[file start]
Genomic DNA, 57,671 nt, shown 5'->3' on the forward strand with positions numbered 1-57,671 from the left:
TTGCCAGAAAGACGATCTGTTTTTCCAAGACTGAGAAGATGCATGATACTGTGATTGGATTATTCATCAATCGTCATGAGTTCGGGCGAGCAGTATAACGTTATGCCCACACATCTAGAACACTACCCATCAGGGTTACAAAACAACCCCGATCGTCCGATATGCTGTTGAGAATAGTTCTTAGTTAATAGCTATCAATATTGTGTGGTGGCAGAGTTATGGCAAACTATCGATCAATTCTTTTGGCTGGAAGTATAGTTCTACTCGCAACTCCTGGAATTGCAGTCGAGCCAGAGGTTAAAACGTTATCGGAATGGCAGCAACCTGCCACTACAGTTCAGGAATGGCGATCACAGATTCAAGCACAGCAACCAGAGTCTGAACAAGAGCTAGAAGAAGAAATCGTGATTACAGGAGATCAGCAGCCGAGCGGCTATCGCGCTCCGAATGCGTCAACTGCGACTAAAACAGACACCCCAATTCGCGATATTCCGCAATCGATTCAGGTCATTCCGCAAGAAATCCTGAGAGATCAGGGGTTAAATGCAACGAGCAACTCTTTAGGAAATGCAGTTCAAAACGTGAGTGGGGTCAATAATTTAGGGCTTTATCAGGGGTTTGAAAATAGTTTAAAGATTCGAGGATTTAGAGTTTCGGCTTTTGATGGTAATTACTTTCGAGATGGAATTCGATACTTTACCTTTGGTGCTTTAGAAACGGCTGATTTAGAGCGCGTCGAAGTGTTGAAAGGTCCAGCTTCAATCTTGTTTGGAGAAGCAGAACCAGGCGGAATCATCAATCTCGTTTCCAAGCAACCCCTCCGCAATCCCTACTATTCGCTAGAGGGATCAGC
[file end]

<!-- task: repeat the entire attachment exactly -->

Genomic DNA, 57,671 nt, shown 5'->3' on the forward strand with positions numbered 1-57,671 from the left:
TTGCCAGAAAGACGATCTGTTTTTCCAAGACTGAGAAGATGCATGATACTGTGATTGGATTATTCATCAATCGTCATGAGTTCGGGCGAGCAGTATAACGTTATGCCCACACATCTAGAACACTACCCATCAGGGTTACAAAACAACCCCGATCGTCCGATATGCTGTTGAGAATAGTTCTTAGTTAATAGCTATCAATATTGTGTGGTGGCAGAGTTATGGCAAACTATCGATCAATTCTTTTGGCTGGAAGTATAGTTCTACTCGCAACTCCTGGAATTGCAGTCGAGCCAGAGGTTAAAACGTTATCGGAATGGCAGCAACCTGCCACTACAGTTCAGGAATGGCGATCACAGATTCAAGCACAGCAACCAGAGTCTGAACAAGAGCTAGAAGAAGAAATCGTGATTACAGGAGATCAGCAGCCGAGCGGCTATCGCGCTCCGAATGCGTCAACTGCGACTAAAACAGACACCCCAATTCGCGATATTCCGCAATCGATTCAGGTCATTCCGCAAGAAATCCTGAGAGATCAGGGGTTAAATGCAACGAGCAACTCTTTAGGAAATGCAGTTCAAAACGTGAGTGGGGTCAATAATTTAGGGCTTTATCAGGGGTTTGAAAATAGTTTAAAGATTCGAGGATTTAGAGTTTCGGCTTTTGATGGTAATTACTTTCGAGATGGAATTCGATACTTTACCTTTGGTGCTTTAGAAACGGCTGATTTAGAGCGCGTCGAAGTGTTGAAAGGTCCAGCTTCAATCTTGTTTGGAGAAGCAGAACCAGGCGGAATCATCAATCTCGTTTCCAAGCAACCCCTCCGCAATCCCTACTATTCGCTAGAGGGATCAGC